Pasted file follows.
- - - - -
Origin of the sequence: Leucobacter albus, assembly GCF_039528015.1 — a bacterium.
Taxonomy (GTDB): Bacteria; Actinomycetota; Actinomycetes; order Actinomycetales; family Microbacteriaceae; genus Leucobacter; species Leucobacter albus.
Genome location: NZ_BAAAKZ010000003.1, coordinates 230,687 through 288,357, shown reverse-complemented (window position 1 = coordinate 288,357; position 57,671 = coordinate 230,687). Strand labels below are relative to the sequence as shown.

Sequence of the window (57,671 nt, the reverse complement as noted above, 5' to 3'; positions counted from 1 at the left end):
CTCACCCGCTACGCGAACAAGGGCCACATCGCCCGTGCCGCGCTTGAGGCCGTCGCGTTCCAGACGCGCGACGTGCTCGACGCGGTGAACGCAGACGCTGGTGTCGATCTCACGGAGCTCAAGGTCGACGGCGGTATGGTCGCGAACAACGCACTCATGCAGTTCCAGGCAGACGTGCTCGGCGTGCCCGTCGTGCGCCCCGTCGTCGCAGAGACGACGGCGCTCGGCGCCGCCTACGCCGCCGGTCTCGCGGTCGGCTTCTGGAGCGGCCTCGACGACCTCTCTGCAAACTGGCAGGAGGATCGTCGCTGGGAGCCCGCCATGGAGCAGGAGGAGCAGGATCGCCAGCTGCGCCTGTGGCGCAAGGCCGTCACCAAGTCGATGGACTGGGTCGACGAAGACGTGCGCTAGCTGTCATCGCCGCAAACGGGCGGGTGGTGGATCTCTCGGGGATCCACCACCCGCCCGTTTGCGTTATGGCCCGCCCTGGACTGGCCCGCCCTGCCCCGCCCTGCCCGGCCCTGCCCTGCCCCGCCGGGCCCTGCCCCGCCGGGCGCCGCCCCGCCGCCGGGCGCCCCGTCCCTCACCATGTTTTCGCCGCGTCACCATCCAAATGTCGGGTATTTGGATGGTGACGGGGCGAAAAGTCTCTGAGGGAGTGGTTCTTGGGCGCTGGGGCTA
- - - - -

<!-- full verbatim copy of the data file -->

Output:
Origin of the sequence: Leucobacter albus, assembly GCF_039528015.1 — a bacterium.
Taxonomy (GTDB): Bacteria; Actinomycetota; Actinomycetes; order Actinomycetales; family Microbacteriaceae; genus Leucobacter; species Leucobacter albus.
Genome location: NZ_BAAAKZ010000003.1, coordinates 230,687 through 288,357, shown reverse-complemented (window position 1 = coordinate 288,357; position 57,671 = coordinate 230,687). Strand labels below are relative to the sequence as shown.

Sequence of the window (57,671 nt, the reverse complement as noted above, 5' to 3'; positions counted from 1 at the left end):
CTCACCCGCTACGCGAACAAGGGCCACATCGCCCGTGCCGCGCTTGAGGCCGTCGCGTTCCAGACGCGCGACGTGCTCGACGCGGTGAACGCAGACGCTGGTGTCGATCTCACGGAGCTCAAGGTCGACGGCGGTATGGTCGCGAACAACGCACTCATGCAGTTCCAGGCAGACGTGCTCGGCGTGCCCGTCGTGCGCCCCGTCGTCGCAGAGACGACGGCGCTCGGCGCCGCCTACGCCGCCGGTCTCGCGGTCGGCTTCTGGAGCGGCCTCGACGACCTCTCTGCAAACTGGCAGGAGGATCGTCGCTGGGAGCCCGCCATGGAGCAGGAGGAGCAGGATCGCCAGCTGCGCCTGTGGCGCAAGGCCGTCACCAAGTCGATGGACTGGGTCGACGAAGACGTGCGCTAGCTGTCATCGCCGCAAACGGGCGGGTGGTGGATCTCTCGGGGATCCACCACCCGCCCGTTTGCGTTATGGCCCGCCCTGGACTGGCCCGCCCTGCCCCGCCCTGCCCGGCCCTGCCCTGCCCCGCCGGGCCCTGCCCCGCCGGGCGCCGCCCCGCCGCCGGGCGCCCCGTCCCTCACCATGTTTTCGCCGCGTCACCATCCAAATGTCGGGTATTTGGATGGTGACGGGGCGAAAAGTCTCTGAGGGAGTGGTTCTTGGGCGCTGGGGCTA